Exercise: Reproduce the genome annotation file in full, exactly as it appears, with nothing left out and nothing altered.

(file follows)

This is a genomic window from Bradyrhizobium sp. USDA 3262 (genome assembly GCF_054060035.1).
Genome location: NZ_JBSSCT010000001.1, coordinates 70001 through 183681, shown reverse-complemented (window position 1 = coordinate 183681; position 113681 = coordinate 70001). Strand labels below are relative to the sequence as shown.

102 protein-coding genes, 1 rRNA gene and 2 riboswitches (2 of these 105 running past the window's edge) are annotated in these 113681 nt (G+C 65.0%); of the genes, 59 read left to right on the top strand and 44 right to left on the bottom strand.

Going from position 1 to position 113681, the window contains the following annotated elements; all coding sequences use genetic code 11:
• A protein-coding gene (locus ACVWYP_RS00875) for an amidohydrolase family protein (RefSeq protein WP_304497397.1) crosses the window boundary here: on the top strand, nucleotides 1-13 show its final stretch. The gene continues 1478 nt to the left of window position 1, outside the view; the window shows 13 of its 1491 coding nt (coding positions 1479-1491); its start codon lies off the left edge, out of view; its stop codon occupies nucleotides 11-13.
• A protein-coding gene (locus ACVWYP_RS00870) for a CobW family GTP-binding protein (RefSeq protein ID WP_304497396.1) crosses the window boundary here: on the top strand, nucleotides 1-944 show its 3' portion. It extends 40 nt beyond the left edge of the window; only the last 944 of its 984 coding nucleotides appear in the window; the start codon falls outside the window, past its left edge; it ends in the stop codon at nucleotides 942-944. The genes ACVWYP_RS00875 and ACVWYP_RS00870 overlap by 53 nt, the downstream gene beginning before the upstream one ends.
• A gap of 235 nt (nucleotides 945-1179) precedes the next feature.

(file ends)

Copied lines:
This is a genomic window from Bradyrhizobium sp. USDA 3262 (genome assembly GCF_054060035.1).
Genome location: NZ_JBSSCT010000001.1, coordinates 70001 through 183681, shown reverse-complemented (window position 1 = coordinate 183681; position 113681 = coordinate 70001). Strand labels below are relative to the sequence as shown.

102 protein-coding genes, 1 rRNA gene and 2 riboswitches (2 of these 105 running past the window's edge) are annotated in these 113681 nt (G+C 65.0%); of the genes, 59 read left to right on the top strand and 44 right to left on the bottom strand.

Going from position 1 to position 113681, the window contains the following annotated elements; all coding sequences use genetic code 11:
• A protein-coding gene (locus ACVWYP_RS00875) for an amidohydrolase family protein (RefSeq protein WP_304497397.1) crosses the window boundary here: on the top strand, nucleotides 1-13 show its final stretch. The gene continues 1478 nt to the left of window position 1, outside the view; the window shows 13 of its 1491 coding nt (coding positions 1479-1491); its start codon lies off the left edge, out of view; its stop codon occupies nucleotides 11-13.
• A protein-coding gene (locus ACVWYP_RS00870) for a CobW family GTP-binding protein (RefSeq protein ID WP_304497396.1) crosses the window boundary here: on the top strand, nucleotides 1-944 show its 3' portion. It extends 40 nt beyond the left edge of the window; only the last 944 of its 984 coding nucleotides appear in the window; the start codon falls outside the window, past its left edge; it ends in the stop codon at nucleotides 942-944. The genes ACVWYP_RS00875 and ACVWYP_RS00870 overlap by 53 nt, the downstream gene beginning before the upstream one ends.
• A gap of 235 nt (nucleotides 945-1179) precedes the next feature.